• Amy Slater

Prenatal Gut Health–Part Two

In Part One of this series, we learned about how making simple diet and lifestyle changes can positively affect moms health and the health of her baby. In part two of this series, I would like to offer some recipes and strategies specific to incorporating nourishing foods.


First, a quick trip down memory lane for me…In case you are wondering why I am so diligent about my health and the my kids’ health through nutrition. Here is the girls’ amazing birth story. They are here! One week old!


Next, my story of the girls’ hospital stay. What a powerfully difficult time! Just as their birth is grooved in my memory, the eight days I spent in the hospital with them is also heavy in my heart. That was one of the most challenging times of my life, being separated from the boys and eager to get my girls home safely. Here is my story…Home sweet home: NICU, sleeping at the hospital and meeting the brothers


OK, NOW ONTO THE ARTICLE: WHAT TO TAKE OUT AND WHAT TO ADD IN.


Looking back at my article, Gut Health During Pregnancy Part 2 I made some key points, including the cascade affect that an unhealthy gut can have on your whole system.

Once you remove the harmful, inflammatory foods discussed in Part One, here is what you can add in…

  • Eat plenty of soluble and insoluble fiber to feed your beneficial bacteria. Here’s a list of some other sources of Paleo friendly fermentable fiber:

  • Vegetables: alliums (garlic, leek, onion family), artichoke and Jerusalem artichoke, asparagus, burdock root, chicory root, dandelion root, mushrooms, okra, yams, sweet potatoes, green leafy vegetables, carrots, and other root vegetables

  • Fruits with an edible peel: apples, pears, berries, carob, citrus, stone fruits (apricot, peaches, plums, etc.)

  • Nuts and seeds, including seeds used as spices: Again, the fermentable fiber concentrates in the skins, so purchase nuts with skins.

  • Eat plenty of home fermented foods to restore your beneficial bacteria. Home fermentation is key because the most jarred sauerkraut and kimchi found in the stores are pasteurized and do not contain live cultures. Bubbies brand of sauerkraut does contain live cultures and is not pasteurized. Examples of home fermented foods include: beet kavas, sauerkraut, kimchi, fermented vegetables, Lacto-fermented mayonnaise or applesauce, and kombucha.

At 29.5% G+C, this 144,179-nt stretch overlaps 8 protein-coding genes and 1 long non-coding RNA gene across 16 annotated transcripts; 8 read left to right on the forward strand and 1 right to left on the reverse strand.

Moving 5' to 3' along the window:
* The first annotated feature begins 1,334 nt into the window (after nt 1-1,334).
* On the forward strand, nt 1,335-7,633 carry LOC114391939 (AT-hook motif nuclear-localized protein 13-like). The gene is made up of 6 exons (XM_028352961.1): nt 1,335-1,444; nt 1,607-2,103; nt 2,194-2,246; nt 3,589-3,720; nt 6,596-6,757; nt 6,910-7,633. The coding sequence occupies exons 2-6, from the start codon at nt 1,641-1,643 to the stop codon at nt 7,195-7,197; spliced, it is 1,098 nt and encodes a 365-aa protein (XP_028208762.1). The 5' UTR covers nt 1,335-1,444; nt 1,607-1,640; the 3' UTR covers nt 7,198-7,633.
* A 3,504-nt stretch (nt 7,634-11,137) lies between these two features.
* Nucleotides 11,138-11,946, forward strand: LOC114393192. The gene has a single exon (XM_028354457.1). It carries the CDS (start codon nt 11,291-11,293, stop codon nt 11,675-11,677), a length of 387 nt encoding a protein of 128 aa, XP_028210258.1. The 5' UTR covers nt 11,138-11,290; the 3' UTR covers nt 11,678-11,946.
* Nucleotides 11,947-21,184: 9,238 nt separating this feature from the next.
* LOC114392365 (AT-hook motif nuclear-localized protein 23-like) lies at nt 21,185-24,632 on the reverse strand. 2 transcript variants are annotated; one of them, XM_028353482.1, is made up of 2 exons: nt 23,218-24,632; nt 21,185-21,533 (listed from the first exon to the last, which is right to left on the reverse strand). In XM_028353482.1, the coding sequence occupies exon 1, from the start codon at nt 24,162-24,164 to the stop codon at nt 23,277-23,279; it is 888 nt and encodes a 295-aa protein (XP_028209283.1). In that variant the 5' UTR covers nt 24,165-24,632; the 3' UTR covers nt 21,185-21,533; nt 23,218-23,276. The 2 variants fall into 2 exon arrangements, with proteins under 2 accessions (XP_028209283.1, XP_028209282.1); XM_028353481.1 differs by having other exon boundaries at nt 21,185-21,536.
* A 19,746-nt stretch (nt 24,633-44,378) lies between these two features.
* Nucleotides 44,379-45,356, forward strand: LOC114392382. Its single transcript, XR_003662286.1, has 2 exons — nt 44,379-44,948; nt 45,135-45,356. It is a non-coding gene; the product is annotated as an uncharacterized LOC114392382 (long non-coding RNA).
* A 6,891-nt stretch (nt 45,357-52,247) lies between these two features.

• Make soups and stews with a rich base of bone broth made from pastured (preferably grass fed) bones. Sarah Ballentyne, author of The Paleo Approach describes the healing effects of bone broth. Balentyne writes, “…the resulting liquid is rich in numerous vitamins, minerals, antioxidants (especially calcium, magnesium, and phosphorous, which are essential for bone health), and gylcine.” Glycine is a key component of connective tissue. Consuming glycine rich foods is essential for healing microscopic damage done to the gut barrier.

  • Consume organ meats on a regular basis. Organ meat is a rich source of glycine and collagen and elastin, which are essential for healing and repair.

  • If you tolerate dairy, organic (raw, if possible), full fat fermented dairy is an excellent source of live cultures. Examples include yogurt and knifer.

You can also use supplements to aid in rebalancing the gut if you are unable to use a whole food approach. Some key supplements include: vitamin D, glycine, probiotics (especially soil based probiotics), and antioxidants such as vitamin C.




How to incorporate these foods into yours and your family’s meal plan.


Here are a few recipes to incorporate organ meat, fermentable fiber, and bone broth.


Organ Meat “Chili” with Veggies

Paleo Apple Cobbler with a Seed and Nut Crumb Topping

Paleo Beef Heart Stew

Bone Marrow Chili with a Surprise

Organ Meat Meatballs and Sauce

Garden Turkey Burgers and Garden Organ Meat Tacos


Here are some simple home fermentation recipes that you can do with a couple of simple ingredients.


Raw Sauerkraut

Fermented Carrots

Kombucha!



Share this: